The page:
Disney Cruise Line delays debut of Disney Wish at Port Canaveral

From the Orlando Sentinel

Disney Cruise Line today announced it has pushed the debut of its new ship Disney Wish at Port Canaveral this summer.

The new class of ship was slated to make its first sailing on June 9 but citing delays at the Meyer Werft shipyard in Papenberg, Germany where the ship has been under construction since 2020, the line is now shifting to a July 14 debut.

“We know how much our guests are looking forward to sailing on the Disney Wish, and we understand the disappointment and inconvenience this will cause,” said cruise line President Thomas Mazloum in a press release. “We treasure the relationship we have with those who sail and make memories with us, and we will work closely with those affected to welcome them aboard in the future.”

The six-week push means the first 12 sailings planned have been canceled, and the line is working with customers now to either rebook or refund deposits. The line said it was offering impacted guests a 50% discount on a future cruise departing by December 31, 2023.

It’s set to take over from the Disney Dream the three- and four-night voyages to the Bahamas including stops at Disney’s private island Castaway Cay. The Dream is moving to Miami on June 7 while Disney Fantasy remains at Port Canaveral for seven-night sailings.

Shipyard delays in the era of COVID-19 are nothing new both to this ship or the cruise industry.

Disney Wish was originally supposed to be handed over to the line in December 2021 and make a January debut this year, but that was before the onset of the worldwide pandemic. The latest delay falls partly on how the omicron variant hit the shipyard in the last couple of months during what the cruise line stated was a “critical point in the production process.”

Several ships that debuted in 2021 were originally to have had construction completed in 2020 including Carnival’s Mardi Gras, Celebrity Apex, Royal Caribbean Odyssey of the Seas and more.

“Despite this unavoidable adjustment to our plans, our team at Disney Cruise Line has never been more optimistic about the future and cannot wait to welcome families aboard the magnificent Disney Wish,” Mazloum said.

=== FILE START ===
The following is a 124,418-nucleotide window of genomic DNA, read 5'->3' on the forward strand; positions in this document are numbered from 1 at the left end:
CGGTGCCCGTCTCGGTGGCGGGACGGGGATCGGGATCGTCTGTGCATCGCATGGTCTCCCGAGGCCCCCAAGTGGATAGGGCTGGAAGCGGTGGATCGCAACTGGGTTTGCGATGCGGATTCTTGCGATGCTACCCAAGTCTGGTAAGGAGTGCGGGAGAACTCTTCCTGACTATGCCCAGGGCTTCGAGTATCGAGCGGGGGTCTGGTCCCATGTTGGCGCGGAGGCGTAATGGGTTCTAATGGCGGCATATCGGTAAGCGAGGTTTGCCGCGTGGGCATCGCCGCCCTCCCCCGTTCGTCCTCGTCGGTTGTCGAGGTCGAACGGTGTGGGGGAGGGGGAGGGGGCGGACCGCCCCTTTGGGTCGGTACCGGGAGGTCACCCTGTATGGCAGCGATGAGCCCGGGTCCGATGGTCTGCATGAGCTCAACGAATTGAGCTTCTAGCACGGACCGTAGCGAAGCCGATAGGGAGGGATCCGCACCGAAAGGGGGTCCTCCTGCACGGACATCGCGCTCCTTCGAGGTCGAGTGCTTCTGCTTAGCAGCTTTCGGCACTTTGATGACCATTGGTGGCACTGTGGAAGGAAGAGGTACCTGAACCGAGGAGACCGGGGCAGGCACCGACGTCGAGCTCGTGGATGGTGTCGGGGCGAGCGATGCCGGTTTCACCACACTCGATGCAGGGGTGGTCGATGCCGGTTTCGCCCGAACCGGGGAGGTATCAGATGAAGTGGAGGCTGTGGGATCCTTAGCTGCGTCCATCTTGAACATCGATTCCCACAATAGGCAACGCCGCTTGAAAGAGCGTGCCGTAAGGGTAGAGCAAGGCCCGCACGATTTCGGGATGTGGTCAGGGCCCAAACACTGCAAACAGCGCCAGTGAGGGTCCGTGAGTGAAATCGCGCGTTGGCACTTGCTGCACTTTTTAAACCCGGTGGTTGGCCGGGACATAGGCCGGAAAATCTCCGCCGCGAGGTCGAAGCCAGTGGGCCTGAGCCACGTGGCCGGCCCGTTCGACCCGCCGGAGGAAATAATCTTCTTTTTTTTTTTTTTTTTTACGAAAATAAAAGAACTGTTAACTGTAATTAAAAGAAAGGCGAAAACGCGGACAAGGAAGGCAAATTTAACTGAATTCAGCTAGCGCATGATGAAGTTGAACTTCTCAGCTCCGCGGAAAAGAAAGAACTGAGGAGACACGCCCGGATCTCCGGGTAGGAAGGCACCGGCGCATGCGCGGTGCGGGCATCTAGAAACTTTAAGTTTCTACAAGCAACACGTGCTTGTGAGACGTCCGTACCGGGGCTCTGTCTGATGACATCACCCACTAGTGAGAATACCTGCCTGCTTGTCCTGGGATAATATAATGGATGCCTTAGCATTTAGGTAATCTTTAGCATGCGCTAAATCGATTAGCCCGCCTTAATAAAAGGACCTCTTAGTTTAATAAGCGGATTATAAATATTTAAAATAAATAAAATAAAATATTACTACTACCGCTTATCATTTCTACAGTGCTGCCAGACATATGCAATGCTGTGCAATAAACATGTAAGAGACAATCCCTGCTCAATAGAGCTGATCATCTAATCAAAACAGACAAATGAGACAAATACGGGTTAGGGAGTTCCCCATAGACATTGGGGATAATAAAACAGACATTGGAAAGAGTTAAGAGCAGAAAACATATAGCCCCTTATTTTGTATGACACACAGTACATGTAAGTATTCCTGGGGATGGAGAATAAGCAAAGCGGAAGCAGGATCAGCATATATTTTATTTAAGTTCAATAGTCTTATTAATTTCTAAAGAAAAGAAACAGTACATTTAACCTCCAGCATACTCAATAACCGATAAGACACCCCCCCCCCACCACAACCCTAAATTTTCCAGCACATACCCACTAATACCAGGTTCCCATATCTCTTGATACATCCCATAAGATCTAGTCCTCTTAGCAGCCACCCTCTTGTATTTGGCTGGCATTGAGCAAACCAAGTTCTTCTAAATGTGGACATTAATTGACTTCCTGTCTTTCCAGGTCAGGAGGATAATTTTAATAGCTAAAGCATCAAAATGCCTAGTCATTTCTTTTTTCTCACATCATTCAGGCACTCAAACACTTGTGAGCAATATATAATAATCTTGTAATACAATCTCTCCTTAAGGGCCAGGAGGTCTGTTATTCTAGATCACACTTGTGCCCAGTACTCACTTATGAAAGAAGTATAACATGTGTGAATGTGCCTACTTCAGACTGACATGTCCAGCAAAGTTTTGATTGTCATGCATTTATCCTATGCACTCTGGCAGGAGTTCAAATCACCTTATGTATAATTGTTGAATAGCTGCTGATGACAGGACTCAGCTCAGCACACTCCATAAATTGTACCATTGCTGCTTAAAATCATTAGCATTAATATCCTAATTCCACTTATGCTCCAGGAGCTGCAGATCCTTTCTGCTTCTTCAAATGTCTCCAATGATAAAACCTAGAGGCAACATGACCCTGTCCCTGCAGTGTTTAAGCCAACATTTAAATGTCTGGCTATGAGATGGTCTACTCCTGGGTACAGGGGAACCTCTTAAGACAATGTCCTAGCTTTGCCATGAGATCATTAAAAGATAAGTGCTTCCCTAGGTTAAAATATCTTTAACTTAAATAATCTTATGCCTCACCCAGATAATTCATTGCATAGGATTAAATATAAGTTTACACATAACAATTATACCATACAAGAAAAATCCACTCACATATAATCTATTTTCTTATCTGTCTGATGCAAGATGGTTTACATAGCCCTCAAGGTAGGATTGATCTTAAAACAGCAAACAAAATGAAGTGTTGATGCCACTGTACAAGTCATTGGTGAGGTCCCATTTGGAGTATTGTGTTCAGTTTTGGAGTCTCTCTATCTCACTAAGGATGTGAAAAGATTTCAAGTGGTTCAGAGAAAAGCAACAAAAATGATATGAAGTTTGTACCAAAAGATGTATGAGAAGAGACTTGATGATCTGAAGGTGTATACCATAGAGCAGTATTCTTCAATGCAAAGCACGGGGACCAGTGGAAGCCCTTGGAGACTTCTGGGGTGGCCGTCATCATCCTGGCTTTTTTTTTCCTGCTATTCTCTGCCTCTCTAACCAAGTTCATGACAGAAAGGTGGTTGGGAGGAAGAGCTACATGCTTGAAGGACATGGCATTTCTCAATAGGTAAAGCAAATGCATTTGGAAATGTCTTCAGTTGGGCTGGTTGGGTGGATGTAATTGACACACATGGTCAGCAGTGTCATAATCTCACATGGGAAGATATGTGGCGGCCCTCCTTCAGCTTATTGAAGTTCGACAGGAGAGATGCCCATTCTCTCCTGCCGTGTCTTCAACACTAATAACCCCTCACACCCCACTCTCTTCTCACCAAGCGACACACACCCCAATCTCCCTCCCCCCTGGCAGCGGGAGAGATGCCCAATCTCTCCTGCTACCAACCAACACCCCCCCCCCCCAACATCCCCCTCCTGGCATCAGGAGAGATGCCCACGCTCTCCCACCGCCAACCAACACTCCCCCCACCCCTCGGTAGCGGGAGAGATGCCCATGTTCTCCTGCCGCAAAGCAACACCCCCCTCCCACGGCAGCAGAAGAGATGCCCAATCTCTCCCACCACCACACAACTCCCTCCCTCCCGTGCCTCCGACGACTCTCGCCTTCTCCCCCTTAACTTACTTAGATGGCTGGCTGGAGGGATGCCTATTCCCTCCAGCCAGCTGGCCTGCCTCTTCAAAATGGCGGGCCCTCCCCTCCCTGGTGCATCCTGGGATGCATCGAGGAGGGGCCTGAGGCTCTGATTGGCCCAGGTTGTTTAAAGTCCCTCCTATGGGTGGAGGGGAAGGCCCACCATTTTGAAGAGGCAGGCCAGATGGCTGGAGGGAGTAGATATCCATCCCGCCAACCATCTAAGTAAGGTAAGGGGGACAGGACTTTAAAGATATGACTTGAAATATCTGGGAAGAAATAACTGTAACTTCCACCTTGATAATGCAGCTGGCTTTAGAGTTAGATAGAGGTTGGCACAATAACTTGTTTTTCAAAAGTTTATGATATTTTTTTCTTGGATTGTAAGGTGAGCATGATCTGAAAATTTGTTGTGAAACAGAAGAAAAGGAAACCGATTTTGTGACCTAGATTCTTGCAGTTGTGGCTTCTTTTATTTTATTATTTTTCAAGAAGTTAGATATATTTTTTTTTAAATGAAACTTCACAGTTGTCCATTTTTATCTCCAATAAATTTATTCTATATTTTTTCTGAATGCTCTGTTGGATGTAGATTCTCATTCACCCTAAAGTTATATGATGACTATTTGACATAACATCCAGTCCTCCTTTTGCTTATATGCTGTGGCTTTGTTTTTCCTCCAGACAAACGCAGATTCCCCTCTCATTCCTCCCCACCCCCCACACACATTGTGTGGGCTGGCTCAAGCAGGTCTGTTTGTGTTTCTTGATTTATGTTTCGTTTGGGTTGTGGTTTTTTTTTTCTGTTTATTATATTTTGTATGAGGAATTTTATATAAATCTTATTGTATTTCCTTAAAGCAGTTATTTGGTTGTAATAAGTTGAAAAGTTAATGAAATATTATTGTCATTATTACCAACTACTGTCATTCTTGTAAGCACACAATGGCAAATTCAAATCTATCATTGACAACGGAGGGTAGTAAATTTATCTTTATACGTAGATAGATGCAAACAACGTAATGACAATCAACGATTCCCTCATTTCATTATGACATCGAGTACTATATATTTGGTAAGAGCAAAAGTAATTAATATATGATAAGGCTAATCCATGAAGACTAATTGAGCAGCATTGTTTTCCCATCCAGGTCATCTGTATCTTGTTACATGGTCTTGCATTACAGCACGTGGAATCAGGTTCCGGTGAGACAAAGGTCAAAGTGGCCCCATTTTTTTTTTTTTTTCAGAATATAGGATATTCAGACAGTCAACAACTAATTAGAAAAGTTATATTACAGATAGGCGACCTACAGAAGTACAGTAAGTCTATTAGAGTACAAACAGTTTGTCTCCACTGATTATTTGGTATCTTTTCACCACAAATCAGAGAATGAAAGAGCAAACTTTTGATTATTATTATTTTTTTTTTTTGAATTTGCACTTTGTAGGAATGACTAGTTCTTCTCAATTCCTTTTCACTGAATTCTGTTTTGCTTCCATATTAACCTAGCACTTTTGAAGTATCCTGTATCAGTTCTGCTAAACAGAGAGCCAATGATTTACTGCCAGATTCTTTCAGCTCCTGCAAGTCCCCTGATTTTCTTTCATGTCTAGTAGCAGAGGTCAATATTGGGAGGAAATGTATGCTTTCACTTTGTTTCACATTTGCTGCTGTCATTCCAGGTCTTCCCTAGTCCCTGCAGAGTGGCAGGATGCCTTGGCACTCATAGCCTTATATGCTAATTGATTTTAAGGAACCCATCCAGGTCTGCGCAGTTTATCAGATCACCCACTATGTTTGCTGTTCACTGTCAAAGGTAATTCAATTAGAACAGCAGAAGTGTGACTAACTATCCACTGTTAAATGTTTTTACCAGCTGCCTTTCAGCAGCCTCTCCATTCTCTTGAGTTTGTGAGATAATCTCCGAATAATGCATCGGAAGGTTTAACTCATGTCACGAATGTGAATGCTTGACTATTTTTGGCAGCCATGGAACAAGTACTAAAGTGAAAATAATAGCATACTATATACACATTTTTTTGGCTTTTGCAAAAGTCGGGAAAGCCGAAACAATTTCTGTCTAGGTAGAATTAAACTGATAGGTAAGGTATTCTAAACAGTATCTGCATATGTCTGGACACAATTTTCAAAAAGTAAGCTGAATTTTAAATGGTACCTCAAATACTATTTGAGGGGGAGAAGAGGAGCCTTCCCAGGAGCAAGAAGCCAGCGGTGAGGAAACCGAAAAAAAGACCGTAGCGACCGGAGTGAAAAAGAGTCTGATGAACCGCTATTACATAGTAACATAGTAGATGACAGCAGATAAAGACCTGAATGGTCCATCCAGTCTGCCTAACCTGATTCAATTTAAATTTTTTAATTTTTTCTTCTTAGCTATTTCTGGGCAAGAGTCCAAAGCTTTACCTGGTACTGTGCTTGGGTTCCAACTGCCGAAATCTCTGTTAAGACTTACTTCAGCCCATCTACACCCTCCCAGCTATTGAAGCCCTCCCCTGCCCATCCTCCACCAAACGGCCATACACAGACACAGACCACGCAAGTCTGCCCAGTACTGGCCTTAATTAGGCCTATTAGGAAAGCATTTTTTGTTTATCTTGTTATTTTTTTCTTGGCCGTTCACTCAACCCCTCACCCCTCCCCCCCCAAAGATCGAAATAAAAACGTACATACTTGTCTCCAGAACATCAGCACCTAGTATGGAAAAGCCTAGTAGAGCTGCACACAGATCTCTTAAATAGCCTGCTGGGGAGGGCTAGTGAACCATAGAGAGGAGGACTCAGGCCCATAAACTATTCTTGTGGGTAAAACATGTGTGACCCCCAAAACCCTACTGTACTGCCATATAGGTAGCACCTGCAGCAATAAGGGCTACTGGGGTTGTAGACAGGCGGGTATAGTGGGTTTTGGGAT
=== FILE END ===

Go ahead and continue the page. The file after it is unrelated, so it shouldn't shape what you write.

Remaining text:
The shipbuilder, which also constructed Disney’s last two ships Dream and Fantasy, is prepared to give Disney Wish its first taste of water next week, depending on weather conditions. The float out will see the 144,000 gross tons vessel move to the next phase toward completion, leaving the enclosed building dock.

Similar ships built at Meyer Werft have had about six weeks between float out and the eventual conveyance on the Ems River to bring the ship to open water and then another month of testing including sea trials before arranging handover to the cruise line.

Disney’s timeline including the completion of many planned high-tech features cooked up by Disney Imagineering on board may mean a longer period before the ship will be ready for customers, although work on the interior outfitting and cabin installation of its 1,254 staterooms has been ongoing since summer 2021, when the last block of the exterior shape was put in place.

Still in the works, though, are the installation of the ship’s signature water ride attraction on the top deck, the AquaMouse, a mashup between a signature Disney dark ride and the popular water coaster found on Disney Dream and Fantasy.

Two more spaces that require intense behind-the-scenes work are the Star Wars: Hyperspace Lounge and the the Worlds of Marvel restaurant with interactive show “Avengers: Quantum Encounter.” The ship also features detailed work for main dining at “Arendelle,” a “Frozen”-themed theatrical dining experience and the restaurant 1923, adorned with memorabilia from Walt Disney’s early years as an animator.

The Oceaneer Club space geared for children 3-12 also will be home to intricate experiences including interactive spaces for Star Wars, Marvel, Disney Princesses, Mickey and Minnie Mouse as well as one dedicated to Disney Imagineering itself, including the ability to design and ride a simulated roller coaster.

The Disney Wish is the first of three new ships for the line with its yet-to-be-named sister vessels due in 2024 and 2025. Unlike the four ships currently in the fleet, Disney Wish will run on liquefied natural gas, joining Carnival’s Mardi Gras at Port Canaveral as the only two ships using the cleaner burning fuel than the diesel most ships use now.

Bookings opened on disneycruise.com in May 2021.

The Main Street Mouse